Our independent nature and affinity for democracy sometimes gets us Americans into trouble. It’s not that we don’t recognize authority; it’s not that we don’t respect duly appointed authority. It seems that sometimes we just don’t recognize authority that is not established by election or by some other mechanism of group consensus, such as rules or laws. Other times we seem to question authority when it impinges upon our own sense of independence or expression of it, such as when we try to justify what we consider to be an unimportant rule or law – “Speed limit? No, I didn’t see the sign….”
When it comes to our spiritual or religious lives, our independence roars. In our tradition of the Restoration Movement, historically a loosely affiliated group of independent Christian churches and churches of Christ, the senior minister (preacher, evangelist, sometimes “pastor”) typically doesn’t have a whole lot of authority within the local church, as opposed to most other traditions and denominations where the guy behind the pulpit is considered “the guy” who calls the shots. In our tradition, the leadership of the church is typically found among the elders (see 1 Timothy and Titus), but even that role of biblical leadership is usually determined by elections and implemented by consensus of a board and, often, the congregation. However, even when there is a strong leadership team of spiritually healthy elders, those men will automatically point to the Bible as the final authority for the life and practice of the church.
So when someone asks, “By what authority?” The answer ought to be, “The Scriptures say….” This is why I depend primarily upon the Scriptures as I preach and teach; this is why we expect our elders and teachers to be not only biblically literate but wholly dependent upon the Bible. Strong, healthy leaders in the church rely on the truth of 2 Timothy 3:16, 17:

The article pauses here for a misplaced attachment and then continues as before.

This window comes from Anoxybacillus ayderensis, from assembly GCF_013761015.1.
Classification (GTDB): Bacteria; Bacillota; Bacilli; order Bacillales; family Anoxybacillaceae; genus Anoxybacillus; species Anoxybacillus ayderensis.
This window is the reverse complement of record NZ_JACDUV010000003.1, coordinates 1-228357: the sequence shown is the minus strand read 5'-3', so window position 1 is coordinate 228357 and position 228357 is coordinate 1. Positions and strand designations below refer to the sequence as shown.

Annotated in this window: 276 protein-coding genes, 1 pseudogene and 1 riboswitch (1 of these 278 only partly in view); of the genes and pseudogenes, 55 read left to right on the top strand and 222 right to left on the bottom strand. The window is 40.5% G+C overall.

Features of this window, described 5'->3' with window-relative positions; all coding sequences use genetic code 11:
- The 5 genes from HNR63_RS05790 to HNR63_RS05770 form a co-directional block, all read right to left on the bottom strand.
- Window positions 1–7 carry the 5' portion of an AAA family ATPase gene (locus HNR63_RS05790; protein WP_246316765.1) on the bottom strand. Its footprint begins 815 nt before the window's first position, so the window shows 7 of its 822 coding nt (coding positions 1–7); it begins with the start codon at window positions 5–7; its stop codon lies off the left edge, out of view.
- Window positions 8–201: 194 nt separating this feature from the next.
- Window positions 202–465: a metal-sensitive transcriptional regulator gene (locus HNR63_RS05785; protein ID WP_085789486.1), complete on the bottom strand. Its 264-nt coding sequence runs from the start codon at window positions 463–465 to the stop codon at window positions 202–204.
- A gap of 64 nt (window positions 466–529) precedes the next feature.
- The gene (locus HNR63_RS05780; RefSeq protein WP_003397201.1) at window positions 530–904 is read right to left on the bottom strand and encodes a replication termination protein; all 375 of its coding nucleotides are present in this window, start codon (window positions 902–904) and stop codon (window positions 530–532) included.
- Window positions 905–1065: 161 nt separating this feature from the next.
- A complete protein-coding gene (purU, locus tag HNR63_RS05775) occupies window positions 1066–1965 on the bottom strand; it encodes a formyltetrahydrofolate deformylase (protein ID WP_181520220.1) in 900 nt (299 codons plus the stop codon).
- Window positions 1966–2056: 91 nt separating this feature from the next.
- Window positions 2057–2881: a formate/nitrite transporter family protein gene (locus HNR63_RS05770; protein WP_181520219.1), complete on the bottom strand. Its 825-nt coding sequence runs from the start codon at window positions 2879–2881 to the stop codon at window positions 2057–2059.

All Scripture is God-breathed and is useful for teaching, rebuking, correcting and training in righteousness, so that the man of God may be thoroughly equipped for every good work.
Unfortunately, while the Bible is the final authority for the church – for its leaders and its members – the Bible is often only consulted by many in the church and far less often obeyed by fewer in the church.
This is likely the result of generations of decreasing biblical literacy among even those Christians who attend church services and Bible studies most often. The decades-long decline in Sunday school attendance is likely only overshadowed by the decline in personal daily Bible reading and study. As time in the Word of God diminishes, so does its authority in the hearts, minds, and lives of even Christians who claim to be “people of the Book,” as our tradition was once known.
As disheartening as this might be for those of us who remember Sunday school attendance that once rivaled the attendance of worship services or mid-week Bible studies that were just as important as Sunday services, it’s not as bad as its consequences. As we lose our regard for the authority of Scripture in our personal lives and in the life of the church, we begin to lose regard for the authority of the One who gave it.
Paul reminds us that “all Scripture is God-breathed.” Certainly we remember that the Bible is the Word of God, right? As much as we once had and should continue to regard the Bible as authoritative, we cannot forget that its authority is established by the one who gave it. Jesus said in Matthew 28:18-20, “All authority in heaven and on earth has been given to me,” and he continued, commanding his followers to teach people “to obey everything I have commanded you.” This is why the early church “devoted themselves to the apostles’ teaching” (Acts 2:42). Let us follow their example and continue to devote ourselves to the Scriptures and submit even our strongly independent selves to its authority.